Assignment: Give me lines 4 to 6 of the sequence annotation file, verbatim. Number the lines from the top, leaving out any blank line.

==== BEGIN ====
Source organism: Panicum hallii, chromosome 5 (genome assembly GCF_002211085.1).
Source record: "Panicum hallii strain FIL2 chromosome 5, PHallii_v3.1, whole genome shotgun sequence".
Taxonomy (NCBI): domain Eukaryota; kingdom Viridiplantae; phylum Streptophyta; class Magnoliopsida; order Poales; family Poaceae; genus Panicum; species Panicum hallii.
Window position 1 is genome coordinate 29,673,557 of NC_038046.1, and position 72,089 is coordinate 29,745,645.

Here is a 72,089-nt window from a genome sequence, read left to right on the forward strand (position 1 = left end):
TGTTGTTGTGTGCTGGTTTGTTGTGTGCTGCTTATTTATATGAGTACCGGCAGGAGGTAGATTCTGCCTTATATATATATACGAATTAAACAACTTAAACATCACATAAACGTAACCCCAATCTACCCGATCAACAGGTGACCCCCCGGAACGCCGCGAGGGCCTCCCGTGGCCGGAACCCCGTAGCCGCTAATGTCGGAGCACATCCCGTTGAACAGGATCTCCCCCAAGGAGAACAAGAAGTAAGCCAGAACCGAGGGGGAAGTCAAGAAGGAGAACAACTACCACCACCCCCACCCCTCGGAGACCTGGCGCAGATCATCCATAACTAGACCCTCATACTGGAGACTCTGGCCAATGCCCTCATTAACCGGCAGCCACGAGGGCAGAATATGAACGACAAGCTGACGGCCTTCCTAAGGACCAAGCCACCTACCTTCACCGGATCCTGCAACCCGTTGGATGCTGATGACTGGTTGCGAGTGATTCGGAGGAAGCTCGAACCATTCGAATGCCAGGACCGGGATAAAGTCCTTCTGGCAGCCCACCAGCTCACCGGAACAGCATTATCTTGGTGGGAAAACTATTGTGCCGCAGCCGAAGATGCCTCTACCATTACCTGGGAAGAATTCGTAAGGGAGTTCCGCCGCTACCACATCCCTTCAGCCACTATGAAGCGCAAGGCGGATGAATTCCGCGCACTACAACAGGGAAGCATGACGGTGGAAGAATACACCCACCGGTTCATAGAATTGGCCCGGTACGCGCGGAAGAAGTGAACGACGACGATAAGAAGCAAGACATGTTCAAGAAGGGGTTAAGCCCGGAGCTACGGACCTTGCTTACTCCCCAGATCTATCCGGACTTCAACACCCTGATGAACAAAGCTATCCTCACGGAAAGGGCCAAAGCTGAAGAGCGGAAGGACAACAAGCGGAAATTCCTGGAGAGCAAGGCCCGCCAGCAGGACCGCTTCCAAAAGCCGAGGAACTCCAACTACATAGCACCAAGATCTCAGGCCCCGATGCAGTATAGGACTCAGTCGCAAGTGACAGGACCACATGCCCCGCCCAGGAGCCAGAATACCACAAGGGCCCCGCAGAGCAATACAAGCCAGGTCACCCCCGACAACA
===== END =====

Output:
Window position 1 is genome coordinate 29,673,557 of NC_038046.1, and position 72,089 is coordinate 29,745,645.

Here is a 72,089-nt window from a genome sequence, read left to right on the forward strand (position 1 = left end):
TGTTGTTGTGTGCTGGTTTGTTGTGTGCTGCTTATTTATATGAGTACCGGCAGGAGGTAGATTCTGCCTTATATATATATACGAATTAAACAACTTAAACATCACATAAACGTAACCCCAATCTACCCGATCAACAGGTGACCCCCCGGAACGCCGCGAGGGCCTCCCGTGGCCGGAACCCCGTAGCCGCTAATGTCGGAGCACATCCCGTTGAACAGGATCTCCCCCAAGGAGAACAAGAAGTAAGCCAGAACCGAGGGGGAAGTCAAGAAGGAGAACAACTACCACCACCCCCACCCCTCGGAGACCTGGCGCAGATCATCCATAACTAGACCCTCATACTGGAGACTCTGGCCAATGCCCTCATTAACCGGCAGCCACGAGGGCAGAATATGAACGACAAGCTGACGGCCTTCCTAAGGACCAAGCCACCTACCTTCACCGGATCCTGCAACCCGTTGGATGCTGATGACTGGTTGCGAGTGATTCGGAGGAAGCTCGAACCATTCGAATGCCAGGACCGGGATAAAGTCCTTCTGGCAGCCCACCAGCTCACCGGAACAGCATTATCTTGGTGGGAAAACTATTGTGCCGCAGCCGAAGATGCCTCTACCATTACCTGGGAAGAATTCGTAAGGGAGTTCCGCCGCTACCACATCCCTTCAGCCACTATGAAGCGCAAGGCGGATGAATTCCGCGCACTACAACAGGGAAGCATGACGGTGGAAGAATACACCCACCGGTTCATAGAATTGGCCCGGTACGCGCGGAAGAAGTGAACGACGACGATAAGAAGCAAGACATGTTCAAGAAGGGGTTAAGCCCGGAGCTACGGACCTTGCTTACTCCCCAGATCTATCCGGACTTCAACACCCTGATGAACAAAGCTATCCTCACGGAAAGGGCCAAAGCTGAAGAGCGGAAGGACAACAAGCGGAAATTCCTGGAGAGCAAGGCCCGCCAGCAGGACCGCTTCCAAAAGCCGAGGAACTCCAACTACATAGCACCAAGATCTCAGGCCCCGATGCAGTATAGGACTCAGTCGCAAGTGACAGGACCACATGCCCCGCCCAGGAGCCAGAATACCACAAGGGCCCCGCAGAGCAATACAAGCCAGGTCACCCCCGACAACA